Introducing Metric Governance


The phrase Enterprise Data Governance is often meant to encompass governance of everything data related in an organization, from data entry to storage to analysis to reporting and advanced analytics. However, the term Analytics Governance has emerged to address the use of data to answer questions. In this context, Data Governance applies only to the part of the data life cycle from data entry through storage/data management.

Because Enterprise Data Governance is such a large and often overwhelming undertaking, breaking down the effort into smaller chunks is helpful and necessary as long as we don’t lose sight of the big picture. For example, analytics is much more difficult and requires extensive manual scrubbing and mapping when the underlying data isn’t clean and standardized. So if Analytics Governance is attempted in isolation of Data Governance, it won’t get very far very fast.

Current EDG Subdivision

In the diagram above, there’s something missing that is vitally important when it comes to data, at least in the healthcare context we operate in: metrics. Since metrics are a use of data, it could be argued that they should fall under Analytics Governance. But we believe that metrics are worthy of being called out as a separate category for several reasons:

  • Metrics garner a high amount of attention in healthcare organizations and are important to all levels of administration, as well as to caregivers.
  • Healthcare metrics are complex; and the more clinical the subject matter, the more complex metric inclusions and exclusions become.
  • Performance against externally defined metrics is often tied to reimbursement by both government and commercial payers.
  • Performance against externally and internally-defined metrics is often tied to individual compensation (primarily of physicians and executives).
  • Multiple departments within a healthcare organization develop metrics, and those metrics can be very similar (for example, both Finance and Performance Improvement are often interested in “average length of stay”; however, they are usually calculated differently). This seeming duplication can cause enormous confusion.
  • An incredible amount of waste and rework is involved in the development, validation, and maintenance of metrics across the organization.
  • “Analytics” tends to refer to answering questions that haven’t already been answered, performing data discovery, and looking out to the unknown future. Metrics, however, are generally products of “settled science” (so to speak). For example, the best practice for treating patients presenting at the emergency department with stroke-like symptoms is known; metrics are used to measure and monitor adherence to those best practices.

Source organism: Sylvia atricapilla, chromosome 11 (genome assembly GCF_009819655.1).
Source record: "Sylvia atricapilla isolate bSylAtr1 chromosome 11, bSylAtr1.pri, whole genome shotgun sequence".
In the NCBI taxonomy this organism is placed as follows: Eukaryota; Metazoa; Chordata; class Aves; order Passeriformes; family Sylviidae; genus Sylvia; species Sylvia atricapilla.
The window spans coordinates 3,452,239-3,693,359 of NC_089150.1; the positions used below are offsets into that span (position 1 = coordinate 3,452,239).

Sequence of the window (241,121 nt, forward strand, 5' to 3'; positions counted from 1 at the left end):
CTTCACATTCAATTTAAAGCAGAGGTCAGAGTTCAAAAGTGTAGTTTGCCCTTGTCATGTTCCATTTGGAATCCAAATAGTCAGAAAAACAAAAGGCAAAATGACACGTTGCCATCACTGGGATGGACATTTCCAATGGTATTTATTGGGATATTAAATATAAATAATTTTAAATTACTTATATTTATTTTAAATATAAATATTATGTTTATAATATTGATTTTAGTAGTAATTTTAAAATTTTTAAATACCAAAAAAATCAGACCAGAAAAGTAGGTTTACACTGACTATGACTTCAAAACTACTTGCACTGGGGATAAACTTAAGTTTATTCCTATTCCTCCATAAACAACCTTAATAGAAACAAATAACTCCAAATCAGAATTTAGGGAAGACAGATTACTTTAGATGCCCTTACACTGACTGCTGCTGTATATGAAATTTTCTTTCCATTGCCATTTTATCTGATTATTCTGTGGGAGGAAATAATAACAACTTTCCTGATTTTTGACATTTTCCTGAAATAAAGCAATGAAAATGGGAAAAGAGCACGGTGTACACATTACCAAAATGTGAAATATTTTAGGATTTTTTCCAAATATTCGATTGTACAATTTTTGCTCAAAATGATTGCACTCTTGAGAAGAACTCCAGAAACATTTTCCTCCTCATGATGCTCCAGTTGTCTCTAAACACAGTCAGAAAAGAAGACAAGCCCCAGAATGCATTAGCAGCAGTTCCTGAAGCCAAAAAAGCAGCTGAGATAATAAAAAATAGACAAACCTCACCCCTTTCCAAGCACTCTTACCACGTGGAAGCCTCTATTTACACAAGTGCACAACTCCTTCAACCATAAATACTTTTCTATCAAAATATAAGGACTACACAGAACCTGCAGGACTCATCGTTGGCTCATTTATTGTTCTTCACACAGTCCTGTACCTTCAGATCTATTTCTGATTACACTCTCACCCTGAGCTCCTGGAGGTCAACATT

Therefore, we propose adding a third subdivision of the discipline of Enterprise Data Governance: Metric Governance.

Proposed EDW Subdivision

metric governance

Like Analytics Governance, attempting Metric Governance in isolation is very challenging and inefficient, so the underlying data (Data Governance) must be taken into consideration as well. But addressing metrics as a way to divide up an overwhelming and complex body of work into smaller focus areas just makes sense. Plus the tasks involved with Metric Governance are unique in comparison to Data and Analytics Governance.

For each metric, the governance process involves:

  • Identifying an owner responsible for the definition and performance of the metric
  • Gathering input from those with “skin in the game” related to the metric, as well as any external definitions that need to be considered, and then facilitating an agreed-upon enterprise metric definition
  • Creating the detailed metric definition with inclusions and exclusions fully spelled out
  • Creating and monitoring goals related to the metric
  • Working with the metric developer to ensure the actual metric matches the agreed-upon definition
  • Monitoring and validating the metric on an ongoing basis to ensure it continues to measure what was intended (especially since underlying data can change without anybody knowing about it!)
  • Working with BI developers to make sure metrics are being pulled from the metric repository and not re-created in each report and dashboard, and that metrics are being displayed in a helpful and informative way
  • Creating metric documentation and ensuring that information is widely and readily available (and understandable) to those throughout the organization who require it

Adding Metric Governance as a subdivision under Enterprise Data Governance may be an urgent need only in the healthcare industry, due to the incredible complexity of and focus on metrics. We’ll leave it to others to determine if their industries would benefit from this nuance. But regardless of the world outside healthcare, we’re convinced that healthcare organizations would benefit from a much more formal discipline of Metric Governance.

Interested in exploring this idea further? Contact us to discuss the Compendium Metric Hub, the intelligent metric hub that stops “metric chaos” before it starts. The Metric Hub comes complimentary with the Compendium data catalog solution.

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